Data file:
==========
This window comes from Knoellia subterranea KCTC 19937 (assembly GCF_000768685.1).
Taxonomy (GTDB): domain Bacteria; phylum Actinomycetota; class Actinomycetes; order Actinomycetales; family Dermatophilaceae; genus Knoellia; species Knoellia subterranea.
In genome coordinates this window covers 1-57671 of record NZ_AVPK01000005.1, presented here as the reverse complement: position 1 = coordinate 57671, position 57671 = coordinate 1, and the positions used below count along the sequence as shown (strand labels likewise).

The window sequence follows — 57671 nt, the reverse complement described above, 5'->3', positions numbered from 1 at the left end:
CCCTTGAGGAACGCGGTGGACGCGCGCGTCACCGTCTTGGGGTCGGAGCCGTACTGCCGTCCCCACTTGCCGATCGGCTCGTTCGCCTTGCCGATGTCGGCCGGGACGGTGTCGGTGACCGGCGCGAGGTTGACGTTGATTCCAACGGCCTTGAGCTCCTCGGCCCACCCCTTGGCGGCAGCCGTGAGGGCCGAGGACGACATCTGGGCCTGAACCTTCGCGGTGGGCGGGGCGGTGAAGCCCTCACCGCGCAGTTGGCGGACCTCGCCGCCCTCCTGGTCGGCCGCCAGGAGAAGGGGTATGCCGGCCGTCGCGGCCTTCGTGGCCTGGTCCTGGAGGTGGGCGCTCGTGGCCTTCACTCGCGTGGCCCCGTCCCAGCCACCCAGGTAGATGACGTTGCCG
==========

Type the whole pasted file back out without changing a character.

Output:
This window comes from Knoellia subterranea KCTC 19937 (assembly GCF_000768685.1).
Taxonomy (GTDB): domain Bacteria; phylum Actinomycetota; class Actinomycetes; order Actinomycetales; family Dermatophilaceae; genus Knoellia; species Knoellia subterranea.
In genome coordinates this window covers 1-57671 of record NZ_AVPK01000005.1, presented here as the reverse complement: position 1 = coordinate 57671, position 57671 = coordinate 1, and the positions used below count along the sequence as shown (strand labels likewise).

The window sequence follows — 57671 nt, the reverse complement described above, 5'->3', positions numbered from 1 at the left end:
CCCTTGAGGAACGCGGTGGACGCGCGCGTCACCGTCTTGGGGTCGGAGCCGTACTGCCGTCCCCACTTGCCGATCGGCTCGTTCGCCTTGCCGATGTCGGCCGGGACGGTGTCGGTGACCGGCGCGAGGTTGACGTTGATTCCAACGGCCTTGAGCTCCTCGGCCCACCCCTTGGCGGCAGCCGTGAGGGCCGAGGACGACATCTGGGCCTGAACCTTCGCGGTGGGCGGGGCGGTGAAGCCCTCACCGCGCAGTTGGCGGACCTCGCCGCCCTCCTGGTCGGCCGCCAGGAGAAGGGGTATGCCGGCCGTCGCGGCCTTCGTGGCCTGGTCCTGGAGGTGGGCGCTCGTGGCCTTCACTCGCGTGGCCCCGTCCCAGCCACCCAGGTAGATGACGTTGCCG